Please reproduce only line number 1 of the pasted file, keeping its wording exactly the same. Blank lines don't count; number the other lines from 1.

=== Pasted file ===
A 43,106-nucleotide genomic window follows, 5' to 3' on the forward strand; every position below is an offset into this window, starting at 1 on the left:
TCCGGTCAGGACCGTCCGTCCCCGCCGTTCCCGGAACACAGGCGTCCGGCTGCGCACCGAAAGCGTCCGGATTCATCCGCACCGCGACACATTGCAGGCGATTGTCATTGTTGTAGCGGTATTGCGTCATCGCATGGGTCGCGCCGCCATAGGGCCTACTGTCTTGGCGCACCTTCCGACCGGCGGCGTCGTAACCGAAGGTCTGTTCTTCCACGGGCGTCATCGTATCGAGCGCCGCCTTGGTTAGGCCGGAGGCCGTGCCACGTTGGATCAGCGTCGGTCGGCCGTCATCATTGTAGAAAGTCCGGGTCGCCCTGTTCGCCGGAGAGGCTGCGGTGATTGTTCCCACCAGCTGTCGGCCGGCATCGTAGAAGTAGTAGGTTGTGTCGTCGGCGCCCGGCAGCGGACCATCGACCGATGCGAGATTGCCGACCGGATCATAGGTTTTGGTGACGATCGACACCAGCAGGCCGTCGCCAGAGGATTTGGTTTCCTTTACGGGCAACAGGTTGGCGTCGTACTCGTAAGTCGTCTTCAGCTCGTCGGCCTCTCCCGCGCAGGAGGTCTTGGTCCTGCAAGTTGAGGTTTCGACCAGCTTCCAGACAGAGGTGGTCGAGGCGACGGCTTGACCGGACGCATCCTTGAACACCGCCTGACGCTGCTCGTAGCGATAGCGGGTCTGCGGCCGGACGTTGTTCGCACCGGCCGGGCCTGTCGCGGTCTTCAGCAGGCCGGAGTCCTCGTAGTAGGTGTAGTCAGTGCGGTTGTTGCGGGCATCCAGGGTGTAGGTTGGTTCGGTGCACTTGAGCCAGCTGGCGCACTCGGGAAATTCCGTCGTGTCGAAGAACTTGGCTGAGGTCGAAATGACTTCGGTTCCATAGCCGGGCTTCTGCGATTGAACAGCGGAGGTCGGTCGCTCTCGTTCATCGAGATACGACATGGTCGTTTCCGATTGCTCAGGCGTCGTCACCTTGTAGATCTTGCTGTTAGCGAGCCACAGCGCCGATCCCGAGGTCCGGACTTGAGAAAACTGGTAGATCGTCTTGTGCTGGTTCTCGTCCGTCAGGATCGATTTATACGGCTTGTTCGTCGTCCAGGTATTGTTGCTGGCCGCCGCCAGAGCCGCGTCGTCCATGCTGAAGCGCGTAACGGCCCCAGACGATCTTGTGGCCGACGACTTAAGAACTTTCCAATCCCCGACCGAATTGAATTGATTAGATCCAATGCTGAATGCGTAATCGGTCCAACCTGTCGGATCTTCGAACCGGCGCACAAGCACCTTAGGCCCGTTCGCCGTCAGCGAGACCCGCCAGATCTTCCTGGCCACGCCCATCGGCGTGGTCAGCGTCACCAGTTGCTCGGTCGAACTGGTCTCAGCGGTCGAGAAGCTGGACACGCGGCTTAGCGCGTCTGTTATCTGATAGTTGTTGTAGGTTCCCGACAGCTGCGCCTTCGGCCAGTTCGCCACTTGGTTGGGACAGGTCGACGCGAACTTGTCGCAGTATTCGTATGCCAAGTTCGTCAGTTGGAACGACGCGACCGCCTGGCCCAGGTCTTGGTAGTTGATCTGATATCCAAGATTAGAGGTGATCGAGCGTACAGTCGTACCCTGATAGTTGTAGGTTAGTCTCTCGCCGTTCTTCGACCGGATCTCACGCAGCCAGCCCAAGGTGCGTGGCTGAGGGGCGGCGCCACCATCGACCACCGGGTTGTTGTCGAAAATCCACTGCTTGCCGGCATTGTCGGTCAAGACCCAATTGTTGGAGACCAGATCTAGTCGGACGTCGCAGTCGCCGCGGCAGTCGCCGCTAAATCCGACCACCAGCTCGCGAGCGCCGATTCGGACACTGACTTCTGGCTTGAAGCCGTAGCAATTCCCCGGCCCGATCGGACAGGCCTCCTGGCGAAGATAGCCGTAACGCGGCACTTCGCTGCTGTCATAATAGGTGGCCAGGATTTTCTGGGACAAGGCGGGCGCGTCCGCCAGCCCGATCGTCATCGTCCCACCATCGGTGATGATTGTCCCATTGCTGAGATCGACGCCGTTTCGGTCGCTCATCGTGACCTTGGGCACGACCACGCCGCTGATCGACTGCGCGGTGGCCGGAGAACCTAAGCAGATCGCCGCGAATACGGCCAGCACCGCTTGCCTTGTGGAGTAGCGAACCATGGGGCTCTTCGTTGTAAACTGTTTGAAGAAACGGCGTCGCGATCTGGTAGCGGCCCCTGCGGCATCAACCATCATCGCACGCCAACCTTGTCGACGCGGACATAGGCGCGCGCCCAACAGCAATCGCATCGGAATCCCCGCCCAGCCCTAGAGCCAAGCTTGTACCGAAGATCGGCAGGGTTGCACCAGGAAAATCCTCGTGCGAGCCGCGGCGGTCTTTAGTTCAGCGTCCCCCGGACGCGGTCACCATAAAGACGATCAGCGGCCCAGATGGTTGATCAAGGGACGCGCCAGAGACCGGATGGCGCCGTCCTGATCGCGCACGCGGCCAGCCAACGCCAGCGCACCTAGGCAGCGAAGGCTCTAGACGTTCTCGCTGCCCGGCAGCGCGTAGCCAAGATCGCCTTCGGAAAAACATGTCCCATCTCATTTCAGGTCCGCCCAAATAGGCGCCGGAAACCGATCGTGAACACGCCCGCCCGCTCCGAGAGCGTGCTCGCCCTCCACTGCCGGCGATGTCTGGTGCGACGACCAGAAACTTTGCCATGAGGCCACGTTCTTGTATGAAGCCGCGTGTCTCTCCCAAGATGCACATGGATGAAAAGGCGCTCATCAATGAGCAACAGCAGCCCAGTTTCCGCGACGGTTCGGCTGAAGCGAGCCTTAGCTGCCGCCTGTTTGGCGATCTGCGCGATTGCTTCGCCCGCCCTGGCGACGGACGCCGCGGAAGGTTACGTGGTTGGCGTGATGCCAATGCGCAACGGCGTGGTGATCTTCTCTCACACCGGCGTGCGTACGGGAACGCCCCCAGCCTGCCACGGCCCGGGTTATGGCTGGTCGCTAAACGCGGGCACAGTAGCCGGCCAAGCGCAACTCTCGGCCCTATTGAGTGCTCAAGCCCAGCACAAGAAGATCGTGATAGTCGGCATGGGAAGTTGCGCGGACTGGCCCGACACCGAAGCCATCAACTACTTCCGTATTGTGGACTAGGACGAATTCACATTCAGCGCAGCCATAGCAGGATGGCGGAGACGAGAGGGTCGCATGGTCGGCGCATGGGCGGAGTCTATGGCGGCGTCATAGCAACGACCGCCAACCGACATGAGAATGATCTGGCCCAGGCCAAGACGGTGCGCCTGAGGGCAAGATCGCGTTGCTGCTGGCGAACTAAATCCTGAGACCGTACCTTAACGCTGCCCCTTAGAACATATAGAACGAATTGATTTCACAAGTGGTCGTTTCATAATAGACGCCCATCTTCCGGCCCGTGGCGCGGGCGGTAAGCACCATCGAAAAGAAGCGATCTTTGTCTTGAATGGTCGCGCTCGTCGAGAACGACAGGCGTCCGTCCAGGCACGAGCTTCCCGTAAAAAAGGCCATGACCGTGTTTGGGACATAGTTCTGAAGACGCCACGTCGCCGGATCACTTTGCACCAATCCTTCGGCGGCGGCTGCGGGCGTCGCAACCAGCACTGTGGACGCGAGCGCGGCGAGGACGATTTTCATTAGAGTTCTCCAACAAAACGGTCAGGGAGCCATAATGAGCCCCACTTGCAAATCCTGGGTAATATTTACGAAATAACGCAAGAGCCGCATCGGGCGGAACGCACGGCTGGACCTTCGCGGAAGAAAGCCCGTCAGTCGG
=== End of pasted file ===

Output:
A 43,106-nucleotide genomic window follows, 5' to 3' on the forward strand; every position below is an offset into this window, starting at 1 on the left: